Peppard began his career on television in the late 1950s appearing in various anthology series, such as "The United States Steel Hour," "Kraft Television Theatre," "The Alcoa Hour," and "Matinee Theatre." After mostly focusing on his film career in the 1960s, Peppard returned to the small screen in 1972. That year, he starred in the television film "The Bravos" and began starring as the titular character on the detective series "Banacek." Part of the rotating "NBC Mystery Movie" anthology series, "Banacek" ran until 1974. Peppard went on to star on the short-lived NBC medical drama series "Doctors' Hospital." He also starred in the television films "Guilty or Innocent: The Sam Sheppard Murder Case," "Crisis in Mid-Air," and "Torn Between Two Lovers."

In 1983, Peppard began one of his most famous roles: the cigar-smoking Colonel John 'Hannibal' Smith on the NBC action-adventure series "The A-Team." He played the leader of the titular team of renegade commandos, with his costars being Dirk Benedict, Dwight Schultz, and Mr. T. On the show, Peppard was known for his character's catchphrase, "I love it when a plan comes together." A huge ratings success, "The A-Team" ultimately ran for five seasons until 1987. After the show ended, Peppard starred in the NBC television film "Man Against the Mob." He subsequently starred in the sequel "Man Against the Mob: The Chinatown Murders," which was broadcast in late 1989. The following year, Peppard starred in the television film "Night of the Fox." He made his final appearance on television in a 1994 episode of "Matlock."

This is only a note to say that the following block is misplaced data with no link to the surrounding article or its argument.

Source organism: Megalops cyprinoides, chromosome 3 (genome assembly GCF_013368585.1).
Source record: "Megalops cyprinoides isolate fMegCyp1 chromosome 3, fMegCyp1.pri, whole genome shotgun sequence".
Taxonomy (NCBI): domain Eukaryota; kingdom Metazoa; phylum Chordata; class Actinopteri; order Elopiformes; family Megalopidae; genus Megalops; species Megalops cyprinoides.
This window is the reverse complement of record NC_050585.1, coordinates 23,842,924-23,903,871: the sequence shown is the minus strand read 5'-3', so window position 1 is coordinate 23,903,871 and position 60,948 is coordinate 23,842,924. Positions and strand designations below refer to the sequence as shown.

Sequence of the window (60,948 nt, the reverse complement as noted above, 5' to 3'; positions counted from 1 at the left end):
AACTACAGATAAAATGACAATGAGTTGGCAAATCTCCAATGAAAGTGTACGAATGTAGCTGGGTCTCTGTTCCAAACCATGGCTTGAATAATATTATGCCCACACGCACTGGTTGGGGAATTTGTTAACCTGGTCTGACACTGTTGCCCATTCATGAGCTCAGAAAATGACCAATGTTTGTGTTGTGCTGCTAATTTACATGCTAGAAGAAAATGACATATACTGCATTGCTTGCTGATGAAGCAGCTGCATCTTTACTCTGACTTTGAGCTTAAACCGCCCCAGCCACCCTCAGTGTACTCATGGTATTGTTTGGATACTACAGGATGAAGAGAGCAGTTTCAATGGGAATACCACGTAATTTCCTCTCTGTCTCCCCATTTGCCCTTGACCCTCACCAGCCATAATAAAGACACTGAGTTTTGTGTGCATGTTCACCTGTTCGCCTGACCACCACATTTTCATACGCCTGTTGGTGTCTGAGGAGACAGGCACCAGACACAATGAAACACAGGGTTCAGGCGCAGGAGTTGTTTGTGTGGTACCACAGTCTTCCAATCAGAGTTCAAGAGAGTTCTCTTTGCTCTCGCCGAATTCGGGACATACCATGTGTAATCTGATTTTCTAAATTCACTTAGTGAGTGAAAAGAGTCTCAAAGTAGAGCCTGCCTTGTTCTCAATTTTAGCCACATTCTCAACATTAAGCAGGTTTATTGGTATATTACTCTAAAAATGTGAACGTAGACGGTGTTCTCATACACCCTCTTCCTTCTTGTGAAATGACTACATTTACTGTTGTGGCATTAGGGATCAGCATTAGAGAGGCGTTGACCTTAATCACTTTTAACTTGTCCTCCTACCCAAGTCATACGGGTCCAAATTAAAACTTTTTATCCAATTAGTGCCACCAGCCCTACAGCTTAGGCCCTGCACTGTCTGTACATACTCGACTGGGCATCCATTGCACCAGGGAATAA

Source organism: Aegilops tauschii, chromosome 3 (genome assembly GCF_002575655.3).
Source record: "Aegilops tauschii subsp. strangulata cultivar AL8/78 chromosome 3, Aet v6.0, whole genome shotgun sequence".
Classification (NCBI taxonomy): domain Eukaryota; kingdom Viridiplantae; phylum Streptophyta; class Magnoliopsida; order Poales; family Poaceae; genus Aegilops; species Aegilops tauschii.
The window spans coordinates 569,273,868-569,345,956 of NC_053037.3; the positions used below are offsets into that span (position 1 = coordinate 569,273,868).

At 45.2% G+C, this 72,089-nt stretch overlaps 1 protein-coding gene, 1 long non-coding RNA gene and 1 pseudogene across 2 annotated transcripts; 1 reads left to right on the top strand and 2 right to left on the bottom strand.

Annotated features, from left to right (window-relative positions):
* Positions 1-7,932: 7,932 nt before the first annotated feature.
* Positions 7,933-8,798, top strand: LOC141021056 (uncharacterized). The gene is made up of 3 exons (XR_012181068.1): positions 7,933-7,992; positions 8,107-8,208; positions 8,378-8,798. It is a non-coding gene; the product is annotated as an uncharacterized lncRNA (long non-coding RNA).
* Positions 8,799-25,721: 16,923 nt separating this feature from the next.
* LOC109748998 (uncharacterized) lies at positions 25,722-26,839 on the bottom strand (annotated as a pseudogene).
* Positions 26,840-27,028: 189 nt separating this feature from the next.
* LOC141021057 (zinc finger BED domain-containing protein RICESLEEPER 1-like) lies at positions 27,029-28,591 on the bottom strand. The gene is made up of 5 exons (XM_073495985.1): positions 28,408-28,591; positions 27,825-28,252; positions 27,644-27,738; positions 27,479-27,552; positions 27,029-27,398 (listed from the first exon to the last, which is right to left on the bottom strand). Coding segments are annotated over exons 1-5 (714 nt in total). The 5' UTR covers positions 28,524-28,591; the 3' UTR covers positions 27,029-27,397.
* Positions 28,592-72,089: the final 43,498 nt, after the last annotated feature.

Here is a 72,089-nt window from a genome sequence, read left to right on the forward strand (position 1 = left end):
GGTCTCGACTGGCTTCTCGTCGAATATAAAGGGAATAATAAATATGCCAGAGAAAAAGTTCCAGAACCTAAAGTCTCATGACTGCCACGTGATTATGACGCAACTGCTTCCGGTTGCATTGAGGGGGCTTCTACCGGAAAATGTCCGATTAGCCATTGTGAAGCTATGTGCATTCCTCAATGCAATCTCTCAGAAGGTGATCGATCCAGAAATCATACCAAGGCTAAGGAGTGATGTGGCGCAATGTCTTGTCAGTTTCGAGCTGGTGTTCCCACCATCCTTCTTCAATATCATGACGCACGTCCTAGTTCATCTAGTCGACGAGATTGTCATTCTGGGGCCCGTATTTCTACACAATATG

Stage Career

Peppard made his Broadway debut in "Girls of Summer," directed by Jack Garfein and produced in 1956. A couple years later, he was in "The Pleasure of His Company." Peppard didn't do much theater over the subsequent decades. He returned to the stage in 1988 to portray Ernest Hemingway in the play "PAPA," which played in various cities throughout the US. In 1992, Peppard portrayed Henry II in a touring production of "The Lion in Winter."

Personal Life and Death

Peppard was married a total of five times. He was married to his first wife, Helen Davies, from 1954 until their divorce in 1964; they had two children named Bradford and Julie. In 1966, Peppard wed actress Elizabeth Ashley, with whom he had a son named Christian. The couple divorced in 1972. Peppard went on to marry actress Sherry Boucher in 1975; they divorced in 1979. His next wife was actress Alexis Adams, to whom he was married from 1984 until their divorce in 1986. Peppard wed his fifth and final wife, Laura Taylor, in 1992; they divorced two years later.

In the 1970s, Peppard had a major alcohol problem, which he eventually overcame. He also smoked three packs of cigarettes a day for most of his life before quitting in 1992 after a lung cancer diagnosis and consequent surgery. On May 8, 1994, Peppard died from pneumonia while battling his lung cancer. He was 65 years of age. Peppard is interred next to his parents in Northview Cemetery in Dearborn, Michigan.

All net worths are calculated using data drawn from public sources. When provided, we also incorporate private tips and feedback received from the celebrities or their representatives. While we work diligently to ensure that our numbers are as accurate as possible, unless otherwise indicated they are only estimates. We welcome all corrections and feedback using the button below.